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How artificial pearls are made

Have you ever wondered how artificial pearls are made, especially those that look so real? They may be true imitations, made of plastic or glass, or cultured.


There are two distinctions when it comes to artificial pearls. The first is a completely faux pearl made of glass or plastic. The second is a man-made, or cultured pearl, that is naturally harvested with small assistance by humans in pearl farms. Both have a complicated production process that results in a beautiful piece of jewelry.

Faux pearls


True imitation pearls are made of glass, ceramic, shell, or plastic, like any other type of bead. If you find a long strong of completely identical pearls (pictured above) they are more than likely man-made. The bead or fragment is coated with a varnish or some other material that simulates a pearl-like luster and false iridescence. Each material has a different production process that varies greatly from the other.

Plastic pearl beads are made by filling empty molds with white liquid plastic and then waiting for it to cool and dry. Hundreds of thousands of these beads can be made at a time.

Ceramic pearl beads are made by rolling clay into a narrow cylinder, cutting into bead-sized pieces, then poking a hole through the center of the bead. The edges are then rounded to form a pearl shape. With the shape and color complete, the beads are then fed en masse into a kiln to be baked hard. A finishing layer of glaze gives them a shine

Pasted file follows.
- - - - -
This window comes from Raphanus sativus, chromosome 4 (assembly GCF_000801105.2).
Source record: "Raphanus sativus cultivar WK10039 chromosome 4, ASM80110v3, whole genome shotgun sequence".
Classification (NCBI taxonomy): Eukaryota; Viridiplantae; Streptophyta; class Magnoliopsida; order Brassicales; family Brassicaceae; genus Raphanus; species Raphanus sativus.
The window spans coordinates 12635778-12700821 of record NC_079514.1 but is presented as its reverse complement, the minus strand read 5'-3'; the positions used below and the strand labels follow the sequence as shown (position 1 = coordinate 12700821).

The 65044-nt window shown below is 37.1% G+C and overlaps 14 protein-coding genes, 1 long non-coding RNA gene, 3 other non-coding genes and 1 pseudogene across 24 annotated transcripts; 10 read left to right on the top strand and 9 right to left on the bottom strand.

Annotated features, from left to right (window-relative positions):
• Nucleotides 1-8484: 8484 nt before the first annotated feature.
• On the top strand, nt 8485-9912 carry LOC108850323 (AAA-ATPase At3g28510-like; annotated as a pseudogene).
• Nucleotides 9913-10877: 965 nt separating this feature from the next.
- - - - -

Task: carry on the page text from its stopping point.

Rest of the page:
Glass pearl beads are made using an old art form called torch-working. A torch worker uses a mandrel, heat-resistant rod covered with wax roughly the size of a pencil and a blow torch. The blow torch is mounted on a table, and melts a thin rod of colored glass until it melts around the mandrel. The bead is kept molten and shaped with heat-resistant tools until it the shape is complete. Once the bead is dried, it is removed from the mandrel by pushing along the waxed edge.

Each type of imitation pearl has a different weight, texture, and price. Plastic pearl beads are typically the cheapest, and are often found on children’s jewelry.

Cultured Pearls


Some may think of cultured pearls as being imitation, but the oyster still does most of the work. A pearl farmer will inject sand into the oyster to kick-start the process, then will check regularly to make sure the pearl is growing. Once the pearl is the appropriate size, it is harvested, drilled, and turned into beautiful pearl jewelry! The pearls are usually harvested after one year for Akoya, 2–4 years for Tahitian and South Sea, and 2–7 years for freshwater.  Some larger oysters can grow multiple pearls, as pictured above.

This process has been around since 1916, and today, more than 99% of all pearls sold worldwide are cultured pearls. As the technology has improved, pearl farmers have been able to create larger, more perfect pearls that are in high demand.


While faux imitation pearls can be nice, cultured pearls are indistinguishable from natural pearls, exhibiting the same luminescence. Discover our selection of pearl earrings, rings, necklaces, and other jewelry to see for yourself.